In some places, it may be possible to have electronic shares held directly in your name, but this is uncommon or simply not possible in many countries:

Having stocks recorded in your own name at the central securities depository is uncommon in most countries and not possible or awkward in many. There are some exceptions, such as Singapore, where most local brokerage accounts require you to have your own account at the Central Depository (CDP), or the UK, where the process of having a personal account at CREST is simple, if rarely done by most investors.

The above is from How safe are stock broker nominee accounts? at The International Investor. That article also notes that there are two types of nominee account:

  • The most common is a "pooled" account: shares from many different customers are held in the same account. Only the stockbroker's records (or copies taken by the regulators) can show whose shares are whose.

  • Less common (at least for individual investors) are sole nominee accounts. Here there is a one-to-one mapping between the name entered on a company's share register (that of the nominee account) and the beneficial owner (you).

However, that article also goes on to note that neither of the "electronic" alternatives may – in practice – be significantly safer than a pooled account:

Some investors also feel that having shares directly registered in your name through the central securities depository (where this is possible) rather than through a nominee account is safer. Whether this is true is debatable.

Under most systems, regardless of what name the stocks are in, your stock broker still has access to them to sell them – otherwise they wouldn’t be able to carry out your trades. So that means they could choose to sell them fraudulently without your instructions, just as they could in a nominee account.

It goes on to speculate that pooled accounts may get "raided" by fraudulent broker ahead of named nominee accounts, and notes that having a named nominee account will probably speed up the process of compensation, but ends:

So there may be some limited security advantages to holding [electronic] shares in your name, in addition to other advantages being on the register of shareholders brings. But generally it won’t provide complete protection.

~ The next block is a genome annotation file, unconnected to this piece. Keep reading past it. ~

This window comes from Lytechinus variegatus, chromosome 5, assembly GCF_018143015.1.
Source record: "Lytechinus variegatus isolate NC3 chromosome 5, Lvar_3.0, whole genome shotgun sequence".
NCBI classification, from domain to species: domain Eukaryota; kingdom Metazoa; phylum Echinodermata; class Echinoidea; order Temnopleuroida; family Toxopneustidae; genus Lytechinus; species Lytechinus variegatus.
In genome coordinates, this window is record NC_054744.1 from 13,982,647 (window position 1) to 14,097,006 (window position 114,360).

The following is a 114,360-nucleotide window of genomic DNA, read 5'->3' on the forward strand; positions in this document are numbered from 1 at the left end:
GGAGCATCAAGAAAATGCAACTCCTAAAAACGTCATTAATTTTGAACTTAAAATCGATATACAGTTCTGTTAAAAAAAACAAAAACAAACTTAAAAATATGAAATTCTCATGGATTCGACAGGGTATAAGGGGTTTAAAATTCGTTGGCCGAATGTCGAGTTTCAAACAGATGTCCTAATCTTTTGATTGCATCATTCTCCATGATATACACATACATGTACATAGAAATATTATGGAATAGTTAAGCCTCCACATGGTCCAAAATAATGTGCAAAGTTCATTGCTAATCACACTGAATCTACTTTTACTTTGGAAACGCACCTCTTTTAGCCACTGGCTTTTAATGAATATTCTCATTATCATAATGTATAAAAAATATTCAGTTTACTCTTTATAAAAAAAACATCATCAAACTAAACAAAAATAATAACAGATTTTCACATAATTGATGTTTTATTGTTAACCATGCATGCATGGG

• Thanks a lot for such a broad answer. It clarifies a lot, event more than I was aware of, but all information is very useful. The only unclear thing to me regards to the "Most major markets offer investor compensation" phrase. What do you mean by a market here? Is it a stock exchange where you buy shares or a government authority where a broker/stock exchange is registered? – Viktor Molokostov May 3 '18 at 10:17
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    The quote was from the Investopedia article. I would guess because in some places, a compensation scheme may be run by the exchange itself, although often it's run by (or on behalf of, and backed by) a country's government. Probably it would be where the broker is registered that matters, but I don't know (although in the case of cash deposits, it's where the institution is registered/regulated, not where the depositor lives). – TripeHound May 3 '18 at 11:32
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Most companies (or their transfer agents or registrar) maintain a register of the names of their shareholders. However, in some cases your stock may be held under the broker's name so that they can lend it to other people who might want to sell the stock short etc. In which case, you would have signed paperwork allowing them to do so when you opened the account.

You might still be able to get paper certificates, but usually companies simply have their registrar maintain an entry on a database.